Vienna issues call for urgent replacements

Vienna issues call for urgent replacements


norman lebrecht

September 05, 2014

Both the ex-music director Franz Welser-Möst and the intendant Dominique Meyer have begun speaking guardedly about the breakdown at the top of the Vienna State Opera.

Franz told Die Presse: 


There are differences over the artistic direction which did not occur overnight. Dominique Meyer, as director, is the number one. He is a very decent human being with other opinions on artistic matters. That is his right. But then I must accept the consequences.

Es gibt Differenzen über die künstlerische Ausrichtung des Hauses, die nicht von heute auf morgen entstanden sind. Dominique Meyer ist als Direktor die Nummer eins. Er ist ein sehr netter Mensch und hat in künstlerischen Dingen andere Meinungen. Das steht ihm auch zu. Aber dann muss ich die Konsequenzen ziehen

Pressed about what these artistic differences might be, he added:

It is to do with singers and conductors, to do with the whole area that involves the artistic direction of the house… Believe me: This is a very painful decision for me. Especially after this singularly happy Rosenkavalier at Salzburg, It wont be easy for me to give up working with this orchestra (the Vienna Philharmonic).

Da geht es um Sänger und Dirigenten, da geht es um den ganzen Bereich, der die künstlerische Ausrichtung des Hauses ausmacht…. Glauben Sie mir: Das ist eine für mich sehr schmerzliche Entscheidung. Gerade nach diesem besonders glücklichen ‘Rosenkavalier’ in Salzburg fällt es mir nicht leicht, auf die weitere Zusammenarbeit mit diesem Orchester (die Wiener Philharmoniker stellen das Staatsopernorchester, Anm.) zu verzichten.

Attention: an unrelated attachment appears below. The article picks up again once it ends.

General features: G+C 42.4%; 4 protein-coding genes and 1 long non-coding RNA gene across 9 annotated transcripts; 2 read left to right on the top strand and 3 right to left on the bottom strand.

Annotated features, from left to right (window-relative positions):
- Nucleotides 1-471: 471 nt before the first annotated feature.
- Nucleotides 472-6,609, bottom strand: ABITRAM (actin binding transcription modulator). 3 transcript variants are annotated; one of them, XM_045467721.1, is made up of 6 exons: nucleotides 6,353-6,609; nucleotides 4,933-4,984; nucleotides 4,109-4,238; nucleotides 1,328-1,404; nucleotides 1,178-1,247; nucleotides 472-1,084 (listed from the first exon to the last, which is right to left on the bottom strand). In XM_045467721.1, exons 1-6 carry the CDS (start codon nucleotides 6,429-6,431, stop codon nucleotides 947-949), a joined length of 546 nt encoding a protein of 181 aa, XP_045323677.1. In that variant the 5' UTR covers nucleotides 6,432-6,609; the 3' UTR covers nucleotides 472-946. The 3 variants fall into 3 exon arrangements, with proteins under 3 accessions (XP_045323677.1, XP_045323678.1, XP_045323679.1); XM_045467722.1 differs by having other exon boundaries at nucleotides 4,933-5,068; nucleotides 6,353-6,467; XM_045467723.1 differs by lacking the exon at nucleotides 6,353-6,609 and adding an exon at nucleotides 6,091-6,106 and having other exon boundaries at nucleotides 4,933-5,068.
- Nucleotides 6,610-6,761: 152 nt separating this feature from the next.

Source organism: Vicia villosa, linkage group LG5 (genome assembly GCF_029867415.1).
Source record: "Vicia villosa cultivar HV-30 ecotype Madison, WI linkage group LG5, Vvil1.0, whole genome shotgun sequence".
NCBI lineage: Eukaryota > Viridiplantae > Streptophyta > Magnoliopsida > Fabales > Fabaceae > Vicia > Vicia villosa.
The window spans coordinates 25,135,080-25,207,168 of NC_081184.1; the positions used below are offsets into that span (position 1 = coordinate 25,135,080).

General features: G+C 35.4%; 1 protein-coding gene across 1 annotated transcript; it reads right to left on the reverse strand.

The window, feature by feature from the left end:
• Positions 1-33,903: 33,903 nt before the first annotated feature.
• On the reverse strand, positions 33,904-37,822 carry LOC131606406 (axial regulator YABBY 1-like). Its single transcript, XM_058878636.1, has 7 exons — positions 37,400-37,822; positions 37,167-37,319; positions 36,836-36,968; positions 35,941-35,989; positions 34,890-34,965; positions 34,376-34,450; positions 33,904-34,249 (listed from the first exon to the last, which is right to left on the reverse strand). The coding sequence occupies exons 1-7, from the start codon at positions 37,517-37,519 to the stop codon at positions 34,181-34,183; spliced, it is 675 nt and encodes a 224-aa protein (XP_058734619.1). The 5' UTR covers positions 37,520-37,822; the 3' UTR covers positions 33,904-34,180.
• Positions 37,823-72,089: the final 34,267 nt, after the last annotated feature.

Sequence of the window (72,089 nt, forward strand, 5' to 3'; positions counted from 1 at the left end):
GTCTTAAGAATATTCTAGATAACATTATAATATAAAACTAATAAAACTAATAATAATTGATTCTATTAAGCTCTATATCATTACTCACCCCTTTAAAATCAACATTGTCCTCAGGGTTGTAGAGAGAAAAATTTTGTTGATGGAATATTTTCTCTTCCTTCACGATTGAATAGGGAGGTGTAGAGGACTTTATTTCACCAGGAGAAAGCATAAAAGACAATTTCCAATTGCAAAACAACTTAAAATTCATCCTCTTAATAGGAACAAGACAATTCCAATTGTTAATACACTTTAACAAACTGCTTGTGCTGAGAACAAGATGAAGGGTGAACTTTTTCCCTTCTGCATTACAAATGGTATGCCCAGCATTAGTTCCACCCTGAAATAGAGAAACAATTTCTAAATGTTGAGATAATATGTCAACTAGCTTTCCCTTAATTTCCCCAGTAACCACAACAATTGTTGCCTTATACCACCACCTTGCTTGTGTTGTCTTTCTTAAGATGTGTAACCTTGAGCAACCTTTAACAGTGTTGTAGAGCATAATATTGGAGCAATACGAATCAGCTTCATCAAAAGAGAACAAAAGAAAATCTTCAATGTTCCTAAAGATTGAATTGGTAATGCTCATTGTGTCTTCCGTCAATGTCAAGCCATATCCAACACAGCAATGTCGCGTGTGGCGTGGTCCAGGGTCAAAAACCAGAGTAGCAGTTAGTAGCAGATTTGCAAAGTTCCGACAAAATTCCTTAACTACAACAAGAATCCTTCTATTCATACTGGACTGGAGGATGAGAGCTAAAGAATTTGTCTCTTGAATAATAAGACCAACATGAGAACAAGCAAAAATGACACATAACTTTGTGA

Dominique Meyer messaged:


I greatly admire Franz Welser-Möst as an artist and conductor.  My concern and my first task is to find as quickly as possible an adequate replacement for the performances he should be conducting at the Vienna State Opera in the 2014/2015 season: at least 34 performances, including two premieres, Rigoletto and Elektra .

Ich schätze Franz Welser-Möst als Künstler und Dirigenten sehr… Meine Sorge und erste Aufgabe ist es nun, so rasch wie möglich adäquaten Ersatz für die Aufführungen zu finden, die er 2014/2015 an der Wiener Staatsoper hätte dirigieren sollen: immerhin 34 Vorstellungen, darunter die zwei mit ihm geplanten Premieren von Rigoletto und Elektra.”


  • sdReader says:

    He really has left them in the lurch!

    That can’t be so amicable.

    • John Borstlap says:

      It would be a bit un-gentlemanly to publicly bang each other on the head with furniture. On that level one sorts-out one’s differences of opinion politely…. After all, in music life there are no objective, scientific standards for opinions, achievements, interpretations.

  • Emmanuel says:

    Unless my historical knowledge is failing me, Karajan and especially Abbado were boosted out largely because of the increasingly poor critical reception of their work as their tenures went on. FW-M has been getting reasonably good press overall. It takes big cohones to quit a post like that over a disagreement with the artistic director. If that facts bear the story out, he just rose in my estimation.